For many of us, the most challenging item to de-clutter from our homes and offices is old computer equipment. How come it’s so hard? There are several reasons:
- “I paid good money for that!” Computers, printers, monitors, laptops, software, upgrades — they all cost money. Lots of it. Getting rid of something that represents our hard-earned dollars is especially painful.
- Busted! Most of us know just enough to get by when it comes to operating our computers. When something goes wrong, unless you live with, or are friends with, a Techie, getting a computer repaired can be an intimidating and costly process. It can be awfully tempting to just get a new one.
- "Your computer is so 2009!" Technology changes really, really quickly. If dog years are supposedly equivalent to 7 human years, then computers are more like 20 years! Upgrades are constant and often costly.
- Private I What if something confidential is still on your hard drive — be it banking information or family photos? Sometimes it feels safer just to hide your old hard drive in the basement rather than risk exposing yourself.
- "It might come in handy." I know some individuals who are capable of building functional computers out of salvaged pieces. Truly, a skill to be admired. Most of us, however, do not possess this skill. Most likely, we will not "someday" acquire it. Like most "someday projects", hanging onto bits and pieces just distracts and overwhelms us.
- "That’s ‘Hal’ to you!" If you know a hard-core geek, there’s a good chance they’ve named every computer they’ve ever had (trust me on this). For them, letting go feels personal.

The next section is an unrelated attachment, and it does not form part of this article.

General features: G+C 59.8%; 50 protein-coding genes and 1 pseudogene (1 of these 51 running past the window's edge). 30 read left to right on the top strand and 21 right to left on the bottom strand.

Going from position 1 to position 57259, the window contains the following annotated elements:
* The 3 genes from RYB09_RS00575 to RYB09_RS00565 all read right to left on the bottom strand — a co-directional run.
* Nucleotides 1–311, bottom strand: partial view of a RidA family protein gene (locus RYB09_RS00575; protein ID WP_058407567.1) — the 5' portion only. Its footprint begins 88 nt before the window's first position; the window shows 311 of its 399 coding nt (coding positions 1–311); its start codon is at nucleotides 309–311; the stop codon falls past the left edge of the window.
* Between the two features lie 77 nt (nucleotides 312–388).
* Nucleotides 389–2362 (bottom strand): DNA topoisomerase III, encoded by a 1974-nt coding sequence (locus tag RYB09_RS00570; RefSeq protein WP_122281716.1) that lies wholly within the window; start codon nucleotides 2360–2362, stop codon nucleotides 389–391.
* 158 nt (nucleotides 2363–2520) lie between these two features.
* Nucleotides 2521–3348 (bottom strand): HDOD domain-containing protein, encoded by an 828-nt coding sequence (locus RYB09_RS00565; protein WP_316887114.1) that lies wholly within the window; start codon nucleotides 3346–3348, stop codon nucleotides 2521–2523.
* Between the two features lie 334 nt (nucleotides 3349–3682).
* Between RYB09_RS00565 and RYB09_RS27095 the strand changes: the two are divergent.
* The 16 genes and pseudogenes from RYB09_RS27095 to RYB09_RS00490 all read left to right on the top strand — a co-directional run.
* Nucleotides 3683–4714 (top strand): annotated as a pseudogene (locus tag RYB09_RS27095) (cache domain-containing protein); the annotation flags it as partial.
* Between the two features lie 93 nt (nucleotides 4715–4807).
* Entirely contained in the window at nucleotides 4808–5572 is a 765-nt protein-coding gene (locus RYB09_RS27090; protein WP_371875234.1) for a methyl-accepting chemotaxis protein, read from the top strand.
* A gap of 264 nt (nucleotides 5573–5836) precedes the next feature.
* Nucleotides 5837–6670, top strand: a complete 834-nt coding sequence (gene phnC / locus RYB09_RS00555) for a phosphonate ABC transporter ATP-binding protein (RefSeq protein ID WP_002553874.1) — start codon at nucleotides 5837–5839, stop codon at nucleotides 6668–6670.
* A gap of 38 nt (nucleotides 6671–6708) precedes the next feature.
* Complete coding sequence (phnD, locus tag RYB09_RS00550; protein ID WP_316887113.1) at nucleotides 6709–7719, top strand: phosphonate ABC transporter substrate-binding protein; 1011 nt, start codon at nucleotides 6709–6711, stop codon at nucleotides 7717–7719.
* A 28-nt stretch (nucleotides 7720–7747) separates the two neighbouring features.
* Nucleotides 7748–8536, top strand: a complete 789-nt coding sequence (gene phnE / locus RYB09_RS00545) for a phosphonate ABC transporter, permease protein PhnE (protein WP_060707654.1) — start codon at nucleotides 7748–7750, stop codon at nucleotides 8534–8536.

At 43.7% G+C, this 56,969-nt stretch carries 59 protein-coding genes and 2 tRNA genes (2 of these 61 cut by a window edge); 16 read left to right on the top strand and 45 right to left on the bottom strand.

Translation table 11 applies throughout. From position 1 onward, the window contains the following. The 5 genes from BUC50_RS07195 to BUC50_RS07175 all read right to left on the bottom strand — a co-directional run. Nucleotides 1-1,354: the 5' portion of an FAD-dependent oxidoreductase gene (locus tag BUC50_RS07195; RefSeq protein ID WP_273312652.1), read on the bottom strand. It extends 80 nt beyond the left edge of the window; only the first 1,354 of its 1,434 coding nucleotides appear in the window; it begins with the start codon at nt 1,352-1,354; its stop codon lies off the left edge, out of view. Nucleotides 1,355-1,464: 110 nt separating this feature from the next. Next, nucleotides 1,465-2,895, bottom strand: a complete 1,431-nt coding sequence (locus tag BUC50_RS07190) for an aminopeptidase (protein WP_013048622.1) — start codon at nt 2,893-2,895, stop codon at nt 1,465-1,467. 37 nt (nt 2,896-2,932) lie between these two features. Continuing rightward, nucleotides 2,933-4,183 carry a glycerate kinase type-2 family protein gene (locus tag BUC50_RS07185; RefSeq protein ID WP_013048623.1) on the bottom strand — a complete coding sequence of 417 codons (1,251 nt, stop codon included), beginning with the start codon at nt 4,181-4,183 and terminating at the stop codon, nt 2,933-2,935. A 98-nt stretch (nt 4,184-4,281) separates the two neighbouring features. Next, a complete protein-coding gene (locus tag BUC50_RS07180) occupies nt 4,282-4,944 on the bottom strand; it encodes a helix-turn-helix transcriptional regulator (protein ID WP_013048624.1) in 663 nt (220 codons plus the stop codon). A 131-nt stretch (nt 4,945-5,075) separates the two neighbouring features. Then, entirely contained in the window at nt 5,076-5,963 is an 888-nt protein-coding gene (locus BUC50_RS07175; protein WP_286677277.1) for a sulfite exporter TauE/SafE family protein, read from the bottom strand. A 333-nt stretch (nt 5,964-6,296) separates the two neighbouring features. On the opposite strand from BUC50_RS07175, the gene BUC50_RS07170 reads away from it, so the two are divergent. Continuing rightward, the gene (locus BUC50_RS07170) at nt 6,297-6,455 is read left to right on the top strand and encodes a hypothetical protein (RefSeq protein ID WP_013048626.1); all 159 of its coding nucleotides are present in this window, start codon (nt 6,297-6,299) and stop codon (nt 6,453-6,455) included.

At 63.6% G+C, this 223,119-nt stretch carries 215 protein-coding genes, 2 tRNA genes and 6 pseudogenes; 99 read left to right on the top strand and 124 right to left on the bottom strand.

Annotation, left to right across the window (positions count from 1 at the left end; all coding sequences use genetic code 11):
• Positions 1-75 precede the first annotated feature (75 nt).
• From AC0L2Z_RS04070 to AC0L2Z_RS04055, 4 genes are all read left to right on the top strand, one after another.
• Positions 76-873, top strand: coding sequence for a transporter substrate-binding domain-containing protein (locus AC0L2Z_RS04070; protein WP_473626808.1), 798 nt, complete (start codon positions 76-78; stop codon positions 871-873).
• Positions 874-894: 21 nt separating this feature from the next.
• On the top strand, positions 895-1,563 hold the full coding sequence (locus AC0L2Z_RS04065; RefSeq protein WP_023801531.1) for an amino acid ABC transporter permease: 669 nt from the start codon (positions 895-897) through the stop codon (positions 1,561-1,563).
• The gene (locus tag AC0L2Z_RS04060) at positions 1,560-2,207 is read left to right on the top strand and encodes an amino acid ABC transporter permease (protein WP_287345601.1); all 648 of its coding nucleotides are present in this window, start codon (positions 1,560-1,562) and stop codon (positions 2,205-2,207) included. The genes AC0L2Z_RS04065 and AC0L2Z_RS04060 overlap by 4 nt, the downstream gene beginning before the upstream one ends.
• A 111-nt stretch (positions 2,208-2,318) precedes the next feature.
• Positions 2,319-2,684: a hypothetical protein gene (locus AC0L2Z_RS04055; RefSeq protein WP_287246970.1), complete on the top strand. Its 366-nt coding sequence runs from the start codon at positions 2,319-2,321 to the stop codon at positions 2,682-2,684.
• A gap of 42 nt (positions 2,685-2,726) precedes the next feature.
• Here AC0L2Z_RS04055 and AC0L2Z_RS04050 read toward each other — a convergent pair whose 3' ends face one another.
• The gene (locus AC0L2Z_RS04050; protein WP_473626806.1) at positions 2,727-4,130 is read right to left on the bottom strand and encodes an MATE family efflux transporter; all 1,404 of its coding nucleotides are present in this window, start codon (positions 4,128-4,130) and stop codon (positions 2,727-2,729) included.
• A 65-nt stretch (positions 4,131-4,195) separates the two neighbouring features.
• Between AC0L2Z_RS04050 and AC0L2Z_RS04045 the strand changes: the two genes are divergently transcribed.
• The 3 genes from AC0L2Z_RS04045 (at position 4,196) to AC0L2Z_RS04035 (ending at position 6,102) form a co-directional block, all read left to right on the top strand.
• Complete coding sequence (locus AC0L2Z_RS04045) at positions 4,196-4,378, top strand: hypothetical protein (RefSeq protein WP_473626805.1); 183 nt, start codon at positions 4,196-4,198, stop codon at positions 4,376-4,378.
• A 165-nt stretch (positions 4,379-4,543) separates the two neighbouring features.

- e-Waste. “A global nightmare,” is how Annie Leonard describes the disposal of the 5 to 7 million tons of electronics becoming obsolete each year in her highly-informative, by turns scary and hopeful, book The Story of Stuff.
For most of us, this last reason is probably the main one our basements, office floors, and spare rooms are filling up with old computer equipment — we don’t know how to get rid of it safely and responsibly.
There aren’t any easy solutions to e-Waste. The most effective place to solve the problem, according to Leonard, “is upstream... Producers could introduce vast improvements to make electronics more durable, less hazardous, and easier to upgrade and repair.”
Thanks to consumer pressure, some computer companies (Apple, Dell, HP) now offer take-back programs. Check out their websites for more information. Or check out computer recycling programs in your area by using e-Stewards (e-Stewards.org) to make sure they meet rigorous environmental and social justice standards. If you live in the Metro Vancouver area, you definitely want to pay a visit to the folks at The Hackery or Free Geek.
In the meantime, I'm going to learn a little more about the computer I have, perhaps resist the siren-call of the new and shiny a little longer, and continue to develop a good working relationship with my computer professional!
Posted on Mon, August 2, 2010